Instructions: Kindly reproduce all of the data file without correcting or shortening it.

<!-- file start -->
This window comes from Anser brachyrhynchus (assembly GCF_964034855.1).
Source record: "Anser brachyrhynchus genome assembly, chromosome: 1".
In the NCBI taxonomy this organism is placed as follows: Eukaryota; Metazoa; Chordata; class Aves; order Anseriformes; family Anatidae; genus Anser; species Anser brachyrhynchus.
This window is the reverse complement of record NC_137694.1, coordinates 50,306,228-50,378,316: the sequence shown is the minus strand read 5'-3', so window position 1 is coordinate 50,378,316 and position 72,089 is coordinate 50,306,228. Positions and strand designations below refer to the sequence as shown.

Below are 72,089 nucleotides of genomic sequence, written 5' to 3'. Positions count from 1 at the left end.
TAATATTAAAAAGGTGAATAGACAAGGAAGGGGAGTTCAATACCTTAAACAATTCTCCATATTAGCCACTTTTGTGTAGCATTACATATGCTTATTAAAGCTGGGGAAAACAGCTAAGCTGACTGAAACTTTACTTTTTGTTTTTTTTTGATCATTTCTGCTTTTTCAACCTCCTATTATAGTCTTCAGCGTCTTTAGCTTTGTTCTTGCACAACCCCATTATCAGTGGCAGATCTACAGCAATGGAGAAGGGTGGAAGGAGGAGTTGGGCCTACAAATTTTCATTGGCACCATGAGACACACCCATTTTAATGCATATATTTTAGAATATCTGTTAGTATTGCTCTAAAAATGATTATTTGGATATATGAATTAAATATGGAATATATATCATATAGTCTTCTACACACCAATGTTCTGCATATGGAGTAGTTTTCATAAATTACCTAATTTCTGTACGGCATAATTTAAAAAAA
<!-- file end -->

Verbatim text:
This window comes from Anser brachyrhynchus (assembly GCF_964034855.1).
Source record: "Anser brachyrhynchus genome assembly, chromosome: 1".
In the NCBI taxonomy this organism is placed as follows: Eukaryota; Metazoa; Chordata; class Aves; order Anseriformes; family Anatidae; genus Anser; species Anser brachyrhynchus.
This window is the reverse complement of record NC_137694.1, coordinates 50,306,228-50,378,316: the sequence shown is the minus strand read 5'-3', so window position 1 is coordinate 50,378,316 and position 72,089 is coordinate 50,306,228. Positions and strand designations below refer to the sequence as shown.

Below are 72,089 nucleotides of genomic sequence, written 5' to 3'. Positions count from 1 at the left end.
TAATATTAAAAAGGTGAATAGACAAGGAAGGGGAGTTCAATACCTTAAACAATTCTCCATATTAGCCACTTTTGTGTAGCATTACATATGCTTATTAAAGCTGGGGAAAACAGCTAAGCTGACTGAAACTTTACTTTTTGTTTTTTTTTGATCATTTCTGCTTTTTCAACCTCCTATTATAGTCTTCAGCGTCTTTAGCTTTGTTCTTGCACAACCCCATTATCAGTGGCAGATCTACAGCAATGGAGAAGGGTGGAAGGAGGAGTTGGGCCTACAAATTTTCATTGGCACCATGAGACACACCCATTTTAATGCATATATTTTAGAATATCTGTTAGTATTGCTCTAAAAATGATTATTTGGATATATGAATTAAATATGGAATATATATCATATAGTCTTCTACACACCAATGTTCTGCATATGGAGTAGTTTTCATAAATTACCTAATTTCTGTACGGCATAATTTAAAAAAA